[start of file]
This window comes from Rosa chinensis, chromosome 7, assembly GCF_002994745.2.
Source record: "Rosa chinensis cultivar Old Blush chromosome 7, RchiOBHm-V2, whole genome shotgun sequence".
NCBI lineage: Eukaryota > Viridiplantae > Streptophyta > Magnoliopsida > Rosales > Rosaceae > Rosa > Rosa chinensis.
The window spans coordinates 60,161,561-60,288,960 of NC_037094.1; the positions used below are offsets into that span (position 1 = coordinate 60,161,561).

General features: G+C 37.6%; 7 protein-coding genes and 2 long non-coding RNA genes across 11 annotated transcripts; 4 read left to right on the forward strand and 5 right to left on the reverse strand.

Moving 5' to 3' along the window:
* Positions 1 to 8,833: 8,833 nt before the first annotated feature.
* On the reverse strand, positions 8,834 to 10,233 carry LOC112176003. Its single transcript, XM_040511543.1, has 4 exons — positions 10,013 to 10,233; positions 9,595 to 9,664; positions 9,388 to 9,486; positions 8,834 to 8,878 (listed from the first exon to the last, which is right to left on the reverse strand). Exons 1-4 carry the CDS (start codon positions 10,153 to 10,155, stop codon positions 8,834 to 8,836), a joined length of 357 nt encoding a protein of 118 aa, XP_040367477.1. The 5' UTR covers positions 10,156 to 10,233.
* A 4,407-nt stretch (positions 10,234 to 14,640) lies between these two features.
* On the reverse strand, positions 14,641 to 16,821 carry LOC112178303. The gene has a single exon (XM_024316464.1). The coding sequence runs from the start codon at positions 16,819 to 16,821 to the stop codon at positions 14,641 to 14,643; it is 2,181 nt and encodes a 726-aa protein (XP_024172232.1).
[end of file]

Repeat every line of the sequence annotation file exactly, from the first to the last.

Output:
This window comes from Rosa chinensis, chromosome 7, assembly GCF_002994745.2.
Source record: "Rosa chinensis cultivar Old Blush chromosome 7, RchiOBHm-V2, whole genome shotgun sequence".
NCBI lineage: Eukaryota > Viridiplantae > Streptophyta > Magnoliopsida > Rosales > Rosaceae > Rosa > Rosa chinensis.
The window spans coordinates 60,161,561-60,288,960 of NC_037094.1; the positions used below are offsets into that span (position 1 = coordinate 60,161,561).

General features: G+C 37.6%; 7 protein-coding genes and 2 long non-coding RNA genes across 11 annotated transcripts; 4 read left to right on the forward strand and 5 right to left on the reverse strand.

Moving 5' to 3' along the window:
* Positions 1 to 8,833: 8,833 nt before the first annotated feature.
* On the reverse strand, positions 8,834 to 10,233 carry LOC112176003. Its single transcript, XM_040511543.1, has 4 exons — positions 10,013 to 10,233; positions 9,595 to 9,664; positions 9,388 to 9,486; positions 8,834 to 8,878 (listed from the first exon to the last, which is right to left on the reverse strand). Exons 1-4 carry the CDS (start codon positions 10,153 to 10,155, stop codon positions 8,834 to 8,836), a joined length of 357 nt encoding a protein of 118 aa, XP_040367477.1. The 5' UTR covers positions 10,156 to 10,233.
* A 4,407-nt stretch (positions 10,234 to 14,640) lies between these two features.
* On the reverse strand, positions 14,641 to 16,821 carry LOC112178303. The gene has a single exon (XM_024316464.1). The coding sequence runs from the start codon at positions 16,819 to 16,821 to the stop codon at positions 14,641 to 14,643; it is 2,181 nt and encodes a 726-aa protein (XP_024172232.1).